August 16, 2010

Maine's first dance with Mary Jane

Dispensaries here will be modeled after California's finest, but with tighter regulations to avoid excess and abuse.

By John Richardson
Staff Writer

BERKELEY, Calif. - It's 9 a.m. and as soon as the uniformed guard pulls open the black iron gate in front of the Berkeley Patients Group, a small line forms inside the city's oldest and busiest marijuana dispensary.

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Emily Scarbrough smokes a joint at the Berkeley Patients Group clinic in Berkeley, Calif.

John Patriquin/Staff Photographer

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Grey, a clerk who asked that her last name not be used, helps patient Sara Romano select some marijuana at the Berkeley Patients Group clinic in Berkeley, Calif.

John Patriquin/Staff Photographer

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Sara Romano leans over a glass case and checks out the day's selection. She lifts a couple of samples to her nose and sniffs before handing over $300 cash for an ounce of Space Queen, a favorite remedy for anxiety and depression, she says.

The 39-year-old software saleswoman tucks the marijuana buds into a small brown paper bag, along with $60 worth of "baking marijuana" to put in brownies and crisped rice treats for some older women she cares for.

"Edibles are kind of a lot less scary for people who are just getting introduced to the weed world," she said.

Maine is about to get its own introduction to world of medical marijuana, California-style.

Approved by voters last fall, eight medical marijuana dispensaries are due to open around the state over the next six months. Portland, Bangor, Augusta and Thomaston could have theirs by the end of the year.

Maine has some of the nation's tightest rules about who can operate dispensaries and who can buy the marijuana, a clear attempt to avoid excesses and abuses that earned California a reputation as the Wild West of cannabis.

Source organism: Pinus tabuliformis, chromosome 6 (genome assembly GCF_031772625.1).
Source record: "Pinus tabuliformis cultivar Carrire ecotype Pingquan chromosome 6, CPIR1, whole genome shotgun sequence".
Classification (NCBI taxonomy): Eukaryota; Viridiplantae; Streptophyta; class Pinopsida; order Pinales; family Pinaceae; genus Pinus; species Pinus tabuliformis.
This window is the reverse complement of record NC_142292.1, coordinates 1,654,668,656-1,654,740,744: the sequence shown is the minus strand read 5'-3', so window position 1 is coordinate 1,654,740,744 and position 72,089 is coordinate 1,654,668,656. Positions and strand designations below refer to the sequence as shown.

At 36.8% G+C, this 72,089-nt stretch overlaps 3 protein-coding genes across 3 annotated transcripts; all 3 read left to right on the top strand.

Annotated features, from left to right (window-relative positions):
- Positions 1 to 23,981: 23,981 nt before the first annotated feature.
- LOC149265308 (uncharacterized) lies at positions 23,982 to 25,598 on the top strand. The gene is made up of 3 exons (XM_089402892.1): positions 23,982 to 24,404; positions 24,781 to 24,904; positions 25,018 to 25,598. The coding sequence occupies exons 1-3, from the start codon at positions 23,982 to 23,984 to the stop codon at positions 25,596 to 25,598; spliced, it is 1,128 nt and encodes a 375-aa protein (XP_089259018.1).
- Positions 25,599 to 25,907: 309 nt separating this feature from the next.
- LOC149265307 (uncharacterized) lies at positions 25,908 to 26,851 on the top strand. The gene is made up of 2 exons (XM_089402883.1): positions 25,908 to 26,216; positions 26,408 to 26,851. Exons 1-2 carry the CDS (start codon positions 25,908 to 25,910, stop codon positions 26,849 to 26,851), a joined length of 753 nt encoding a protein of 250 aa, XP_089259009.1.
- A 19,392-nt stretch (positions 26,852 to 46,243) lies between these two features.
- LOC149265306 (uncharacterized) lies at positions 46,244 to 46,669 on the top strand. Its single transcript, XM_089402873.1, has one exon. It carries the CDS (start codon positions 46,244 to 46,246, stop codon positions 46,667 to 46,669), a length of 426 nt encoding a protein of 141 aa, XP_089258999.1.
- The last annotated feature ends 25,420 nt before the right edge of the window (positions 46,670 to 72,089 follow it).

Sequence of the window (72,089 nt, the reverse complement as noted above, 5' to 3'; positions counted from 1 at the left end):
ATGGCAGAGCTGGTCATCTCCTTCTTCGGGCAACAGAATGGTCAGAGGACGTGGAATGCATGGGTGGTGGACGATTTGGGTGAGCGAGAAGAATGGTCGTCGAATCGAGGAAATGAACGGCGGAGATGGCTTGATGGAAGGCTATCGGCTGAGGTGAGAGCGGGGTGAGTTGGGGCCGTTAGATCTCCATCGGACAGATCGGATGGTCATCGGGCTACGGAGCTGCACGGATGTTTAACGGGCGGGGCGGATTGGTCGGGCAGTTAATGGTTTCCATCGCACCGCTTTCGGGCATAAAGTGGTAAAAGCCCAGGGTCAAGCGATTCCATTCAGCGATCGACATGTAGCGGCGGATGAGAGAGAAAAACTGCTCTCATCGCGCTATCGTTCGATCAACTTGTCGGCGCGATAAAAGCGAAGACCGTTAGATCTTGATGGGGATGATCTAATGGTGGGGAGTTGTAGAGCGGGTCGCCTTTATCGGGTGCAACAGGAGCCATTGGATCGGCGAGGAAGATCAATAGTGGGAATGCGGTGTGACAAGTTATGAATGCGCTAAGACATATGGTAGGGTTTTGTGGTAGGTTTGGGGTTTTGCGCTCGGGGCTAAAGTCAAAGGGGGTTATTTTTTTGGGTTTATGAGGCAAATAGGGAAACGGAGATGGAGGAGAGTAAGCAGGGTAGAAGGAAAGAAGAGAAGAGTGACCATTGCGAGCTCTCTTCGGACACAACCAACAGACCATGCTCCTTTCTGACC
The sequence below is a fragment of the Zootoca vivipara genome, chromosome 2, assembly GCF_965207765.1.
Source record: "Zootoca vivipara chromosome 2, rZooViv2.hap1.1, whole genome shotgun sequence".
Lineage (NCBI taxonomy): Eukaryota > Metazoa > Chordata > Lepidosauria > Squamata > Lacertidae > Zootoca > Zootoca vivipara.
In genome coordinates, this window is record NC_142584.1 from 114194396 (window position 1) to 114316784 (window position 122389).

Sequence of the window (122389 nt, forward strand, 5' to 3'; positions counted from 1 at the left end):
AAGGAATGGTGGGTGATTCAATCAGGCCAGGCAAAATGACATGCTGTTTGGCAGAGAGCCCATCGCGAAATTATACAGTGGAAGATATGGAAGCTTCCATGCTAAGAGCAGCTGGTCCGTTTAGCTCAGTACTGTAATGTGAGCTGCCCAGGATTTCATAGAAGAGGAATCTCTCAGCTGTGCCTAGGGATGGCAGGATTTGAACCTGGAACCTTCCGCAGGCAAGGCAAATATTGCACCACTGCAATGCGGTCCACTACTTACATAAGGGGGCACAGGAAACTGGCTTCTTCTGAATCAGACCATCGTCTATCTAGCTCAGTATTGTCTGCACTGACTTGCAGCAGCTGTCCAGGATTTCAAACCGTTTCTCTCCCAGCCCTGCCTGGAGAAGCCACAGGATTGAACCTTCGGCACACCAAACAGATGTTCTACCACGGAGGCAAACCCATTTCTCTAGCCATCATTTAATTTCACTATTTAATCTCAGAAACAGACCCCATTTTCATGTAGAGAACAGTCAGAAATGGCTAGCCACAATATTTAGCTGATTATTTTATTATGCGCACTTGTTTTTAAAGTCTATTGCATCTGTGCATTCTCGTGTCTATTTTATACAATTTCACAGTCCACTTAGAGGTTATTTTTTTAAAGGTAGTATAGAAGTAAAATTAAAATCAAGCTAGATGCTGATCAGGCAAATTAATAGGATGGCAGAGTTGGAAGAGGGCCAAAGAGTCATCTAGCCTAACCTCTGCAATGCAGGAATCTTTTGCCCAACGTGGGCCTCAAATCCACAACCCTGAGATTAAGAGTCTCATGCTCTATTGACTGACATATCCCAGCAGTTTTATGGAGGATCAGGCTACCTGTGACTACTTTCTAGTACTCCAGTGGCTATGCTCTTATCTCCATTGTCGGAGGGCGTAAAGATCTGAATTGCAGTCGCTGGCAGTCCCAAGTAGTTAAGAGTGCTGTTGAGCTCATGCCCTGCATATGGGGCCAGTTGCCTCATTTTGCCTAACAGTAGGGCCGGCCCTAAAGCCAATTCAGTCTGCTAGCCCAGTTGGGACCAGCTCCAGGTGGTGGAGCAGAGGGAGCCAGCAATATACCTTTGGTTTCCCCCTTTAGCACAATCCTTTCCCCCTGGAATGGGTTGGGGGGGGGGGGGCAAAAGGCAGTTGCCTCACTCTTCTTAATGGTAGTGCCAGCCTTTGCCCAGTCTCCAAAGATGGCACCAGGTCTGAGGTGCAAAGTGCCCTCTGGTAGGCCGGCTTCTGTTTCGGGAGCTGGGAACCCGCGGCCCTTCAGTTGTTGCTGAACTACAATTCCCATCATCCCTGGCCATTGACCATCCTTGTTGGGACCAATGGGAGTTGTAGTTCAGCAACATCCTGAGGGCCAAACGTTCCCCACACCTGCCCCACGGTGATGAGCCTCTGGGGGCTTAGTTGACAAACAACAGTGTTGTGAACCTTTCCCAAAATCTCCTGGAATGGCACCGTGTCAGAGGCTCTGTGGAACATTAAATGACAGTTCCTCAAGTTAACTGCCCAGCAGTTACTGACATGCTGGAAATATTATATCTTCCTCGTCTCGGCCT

California has an estimated 400 dispensaries, but no one keeps count. There are said to be more dispensaries than Starbucks in Los Angeles.

Maine's dispensaries, however, will be modeled after what are considered northern California's largest and most well-run dispensaries, including the Berkeley Patients Group here and Harborside Treatment Center in nearby Oakland, Calif..

Rebecca DeKeuster, the chief executive officer of the group that will operate four Maine dispensaries, is the former general manager for the Berkeley Patients Group.


A look inside the bustling storefronts in California reveals an operation that's part pharmacy, part boutique, part social club, and entirely unlike anything Maine has seen before.

"The best business in town. They're busy from the time they open until the time they close," said Roger Ramirez, owner of the Berkeley Auto Service a few doors down San Pablo Avenue.

About 700 or more people each day file into the Berkeley Patients Group, which is open 9 a.m. to 8 p.m., every day of the week. It's been in operation since 1999.

Some visit weekly or monthly to stock up. Others come back every day to relax, socialize and smoke their medicine. In California, patients can buy as much as 2 ounces per week. (Maine plans to limit purchases to 2.5 ounces every two weeks.)

Brad Senesac, marketing director for Berkeley Patients Group, would not say how much the dispensary generates in sales, although it is clearly many millions a year. Most of that is paid to growers, who effectively get wholesale prices.

But, Senesac said, Berkeley operates as a not-for-profit, which means its net revenues go into services for patients and donations to community organizations. It donated about $250,000 last year to organizations such as a nearby pre-school and health clinic, he said.

California does not require dispensaries to file any accounting of their revenue, expenses or charitable donations. Maine is requiring dispensaries to incorporate as non-profits, but there are no rules -- so far -- that require them to report revenues and expenses. Financial reporting rules may be added to Maine's annual licensing standards, officials say.

The Berkeley dispensary employs 65 people. Entry-level workers earn $15 an hour, along with health and dental coverage, Senesac said. He would not say what the top officers and directors earn, except that it's consistent with other non-profits.

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Additional Photos

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One-eighth ounce bags of marijuana that sell for $10 are stacked at Berkeley Patients Group clinic in Berkeley, Calif. Unlike California, Maine’s dispensaries will have a very short list of who can get the marijuana.

John Patriquin/Staff Photographer


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